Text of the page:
The Invasive Ground Covers That Residential Landscapers Wants You to Avoid

Invasive Ground Covers: The Types to Avoid

Although they require space to move about, ground coverings have a role in the landscape. They cannot be contained by any barrier, no matter how substantial, and cutting them down just makes them shorter. Yet a lot of times, gardeners will plant a quickly dispersing ground cover without really considering what it will do in the future. They deceive themselves into believing they will maintain control because they are seeking an immediate impact. In certain places, plants like this go beyond being aggressive and become invasive. According to professional residential landscapers, be sure to check your state’s list of poisonous, invasive, and imported species before letting one of these plants go.

Bugleweed

Bugleweed grows from ground-hugging rosettes and produces lovely purple blooms. One plant may appear innocent and endearing, but it will swiftly spread by runners to form a dense mat. Mat-forming plants are welcome in some areas, such as slopes. They don’t require mowing or upkeep and prevent erosion. But, you shouldn’t grow bugleweed next to your garden beds or grass.

Chameleon Plant

Both novice gardeners and many seasoned gardeners who ought to know better find it challenging to resist this plant. Its leaves are a striking combination of crimson, cream, and green, even if the blooms are scarcely discernible. While many gardeners have fallen prey to its attractions, few would suggest it to others. Decades after planting it, the majority are still attempting to remove it from their gardens.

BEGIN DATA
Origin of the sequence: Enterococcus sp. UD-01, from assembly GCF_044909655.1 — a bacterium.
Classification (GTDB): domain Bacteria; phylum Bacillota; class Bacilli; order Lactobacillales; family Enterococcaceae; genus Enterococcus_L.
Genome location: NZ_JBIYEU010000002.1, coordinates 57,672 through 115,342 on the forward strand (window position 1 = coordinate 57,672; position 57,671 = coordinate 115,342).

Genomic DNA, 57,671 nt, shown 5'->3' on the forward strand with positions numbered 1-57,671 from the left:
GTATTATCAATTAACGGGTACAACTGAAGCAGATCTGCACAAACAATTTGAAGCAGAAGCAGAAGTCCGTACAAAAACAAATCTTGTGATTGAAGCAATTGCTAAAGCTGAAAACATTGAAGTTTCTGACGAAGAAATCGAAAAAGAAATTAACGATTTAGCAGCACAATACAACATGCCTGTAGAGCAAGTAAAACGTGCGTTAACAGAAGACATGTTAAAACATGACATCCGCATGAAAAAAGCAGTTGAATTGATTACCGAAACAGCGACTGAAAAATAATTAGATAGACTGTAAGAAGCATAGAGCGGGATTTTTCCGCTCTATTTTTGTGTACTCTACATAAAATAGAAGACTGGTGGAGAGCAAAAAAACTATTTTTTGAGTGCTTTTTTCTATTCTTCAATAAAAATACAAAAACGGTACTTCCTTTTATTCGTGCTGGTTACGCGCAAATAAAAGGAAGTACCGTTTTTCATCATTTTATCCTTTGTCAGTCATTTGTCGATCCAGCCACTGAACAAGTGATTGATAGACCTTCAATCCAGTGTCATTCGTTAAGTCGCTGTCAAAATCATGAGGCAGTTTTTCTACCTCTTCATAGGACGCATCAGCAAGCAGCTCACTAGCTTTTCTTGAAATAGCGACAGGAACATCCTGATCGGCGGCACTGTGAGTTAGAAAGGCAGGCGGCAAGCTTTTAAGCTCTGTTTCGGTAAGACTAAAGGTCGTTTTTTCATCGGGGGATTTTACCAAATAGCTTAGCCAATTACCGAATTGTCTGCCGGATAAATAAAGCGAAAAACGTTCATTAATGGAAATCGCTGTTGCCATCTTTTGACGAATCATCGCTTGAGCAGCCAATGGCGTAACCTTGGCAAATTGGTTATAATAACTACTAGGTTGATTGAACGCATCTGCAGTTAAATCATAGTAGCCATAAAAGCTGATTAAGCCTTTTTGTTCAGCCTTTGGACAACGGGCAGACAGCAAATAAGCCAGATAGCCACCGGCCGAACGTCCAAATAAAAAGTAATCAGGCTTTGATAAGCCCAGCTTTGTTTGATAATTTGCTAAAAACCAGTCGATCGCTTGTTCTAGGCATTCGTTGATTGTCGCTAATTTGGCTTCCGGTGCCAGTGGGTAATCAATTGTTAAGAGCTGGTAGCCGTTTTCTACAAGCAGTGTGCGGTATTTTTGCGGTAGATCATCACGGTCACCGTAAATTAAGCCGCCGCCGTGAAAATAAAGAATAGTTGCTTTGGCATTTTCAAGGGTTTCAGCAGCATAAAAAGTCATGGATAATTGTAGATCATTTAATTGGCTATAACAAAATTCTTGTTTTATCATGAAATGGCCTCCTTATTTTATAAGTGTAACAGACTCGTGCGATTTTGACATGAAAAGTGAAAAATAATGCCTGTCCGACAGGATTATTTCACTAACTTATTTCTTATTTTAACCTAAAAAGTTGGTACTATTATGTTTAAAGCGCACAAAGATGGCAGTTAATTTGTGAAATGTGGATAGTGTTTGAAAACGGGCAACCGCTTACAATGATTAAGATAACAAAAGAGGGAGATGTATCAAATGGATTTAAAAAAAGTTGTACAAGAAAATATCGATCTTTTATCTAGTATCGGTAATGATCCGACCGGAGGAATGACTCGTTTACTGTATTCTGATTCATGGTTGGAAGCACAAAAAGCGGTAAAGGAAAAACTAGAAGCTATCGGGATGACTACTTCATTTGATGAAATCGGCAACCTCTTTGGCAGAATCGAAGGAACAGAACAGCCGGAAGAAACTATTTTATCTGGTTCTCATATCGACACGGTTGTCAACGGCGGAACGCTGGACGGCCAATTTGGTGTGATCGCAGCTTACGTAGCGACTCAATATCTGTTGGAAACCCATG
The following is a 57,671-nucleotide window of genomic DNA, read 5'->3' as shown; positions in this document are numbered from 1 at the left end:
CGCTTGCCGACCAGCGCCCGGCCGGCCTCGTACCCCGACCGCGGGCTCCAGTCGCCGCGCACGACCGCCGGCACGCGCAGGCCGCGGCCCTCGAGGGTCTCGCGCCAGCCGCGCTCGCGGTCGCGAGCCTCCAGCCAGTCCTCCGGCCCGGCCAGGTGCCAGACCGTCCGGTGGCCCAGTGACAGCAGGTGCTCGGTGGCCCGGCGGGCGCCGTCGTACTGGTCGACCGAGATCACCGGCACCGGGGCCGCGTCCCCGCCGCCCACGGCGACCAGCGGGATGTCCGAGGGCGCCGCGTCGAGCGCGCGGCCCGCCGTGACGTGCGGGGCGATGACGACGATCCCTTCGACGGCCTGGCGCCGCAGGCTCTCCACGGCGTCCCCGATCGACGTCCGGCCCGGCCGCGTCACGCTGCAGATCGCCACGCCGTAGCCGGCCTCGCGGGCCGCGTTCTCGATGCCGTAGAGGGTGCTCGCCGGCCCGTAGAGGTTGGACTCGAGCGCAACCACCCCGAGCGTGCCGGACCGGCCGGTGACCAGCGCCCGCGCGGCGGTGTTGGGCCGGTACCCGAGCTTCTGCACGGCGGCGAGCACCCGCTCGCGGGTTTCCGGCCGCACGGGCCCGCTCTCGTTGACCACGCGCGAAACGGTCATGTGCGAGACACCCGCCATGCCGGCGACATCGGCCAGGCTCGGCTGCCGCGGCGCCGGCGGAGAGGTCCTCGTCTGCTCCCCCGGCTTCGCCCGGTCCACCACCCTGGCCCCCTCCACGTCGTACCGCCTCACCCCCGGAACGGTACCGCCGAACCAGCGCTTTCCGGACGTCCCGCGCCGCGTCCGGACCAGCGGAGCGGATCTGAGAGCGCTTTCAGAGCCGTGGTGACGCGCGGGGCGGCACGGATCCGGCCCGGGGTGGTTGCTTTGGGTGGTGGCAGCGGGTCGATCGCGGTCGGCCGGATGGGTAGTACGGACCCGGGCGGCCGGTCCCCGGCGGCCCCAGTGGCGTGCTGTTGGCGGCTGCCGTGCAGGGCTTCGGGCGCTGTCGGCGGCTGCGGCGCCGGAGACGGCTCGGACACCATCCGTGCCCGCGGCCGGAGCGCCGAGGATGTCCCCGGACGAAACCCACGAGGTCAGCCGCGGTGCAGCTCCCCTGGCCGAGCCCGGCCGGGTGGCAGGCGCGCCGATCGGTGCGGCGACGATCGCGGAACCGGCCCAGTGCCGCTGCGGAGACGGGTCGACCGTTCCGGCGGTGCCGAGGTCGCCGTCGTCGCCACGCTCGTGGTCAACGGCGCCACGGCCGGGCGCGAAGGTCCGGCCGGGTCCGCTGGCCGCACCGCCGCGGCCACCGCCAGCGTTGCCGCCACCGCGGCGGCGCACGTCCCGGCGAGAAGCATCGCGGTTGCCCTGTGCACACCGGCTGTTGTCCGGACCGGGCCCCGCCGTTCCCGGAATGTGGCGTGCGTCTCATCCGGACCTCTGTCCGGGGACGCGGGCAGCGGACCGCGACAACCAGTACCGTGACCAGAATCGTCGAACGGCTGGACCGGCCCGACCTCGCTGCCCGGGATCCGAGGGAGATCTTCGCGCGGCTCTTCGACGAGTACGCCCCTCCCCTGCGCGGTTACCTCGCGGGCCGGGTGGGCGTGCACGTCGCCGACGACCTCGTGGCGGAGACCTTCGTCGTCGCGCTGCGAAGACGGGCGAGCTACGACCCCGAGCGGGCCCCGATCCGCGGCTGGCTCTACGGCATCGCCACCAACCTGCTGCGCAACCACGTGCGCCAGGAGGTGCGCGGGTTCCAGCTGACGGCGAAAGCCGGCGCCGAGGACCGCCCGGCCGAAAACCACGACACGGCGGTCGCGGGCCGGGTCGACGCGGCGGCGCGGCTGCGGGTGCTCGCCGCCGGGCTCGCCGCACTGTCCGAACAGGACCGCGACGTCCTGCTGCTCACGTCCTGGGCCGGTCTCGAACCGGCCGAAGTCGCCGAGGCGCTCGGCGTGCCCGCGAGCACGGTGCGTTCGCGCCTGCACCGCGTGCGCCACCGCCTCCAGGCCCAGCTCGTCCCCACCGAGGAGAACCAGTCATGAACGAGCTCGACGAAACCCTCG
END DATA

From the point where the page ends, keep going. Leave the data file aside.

English Ivy

It makes sense that people would believe ivy is harmless given how long it has been employed as an ornament on grand ancient buildings. Although it hasn’t been classified as invasive everywhere, it is nonetheless well recognized to harm the trees and buildings it clings to and climbs.

Bishop’s Weed/Goutweed

There is no doubt that Bishop’s Weed in its variegated state is a beautiful plant. Even in dark areas, where white flecks are needed to provide brightness, it thrives. Yet Bishop’s Weed is something you can never take in moderation. As it grows, its roots form a thick blanket that smothers all neighboring vegetation. Although it may sound appealing for weed management, ultimately your garden plants will be supplanted by it.

Call East Side Landscaping at (425) 522-5001 first if you’re looking for a home landscaper in Redmond, WA. We won’t think twice about offering you the greatest services and outcomes at a fair price. We are the residential landscapers you can trust. Contact us right now for more information on the services we provide.

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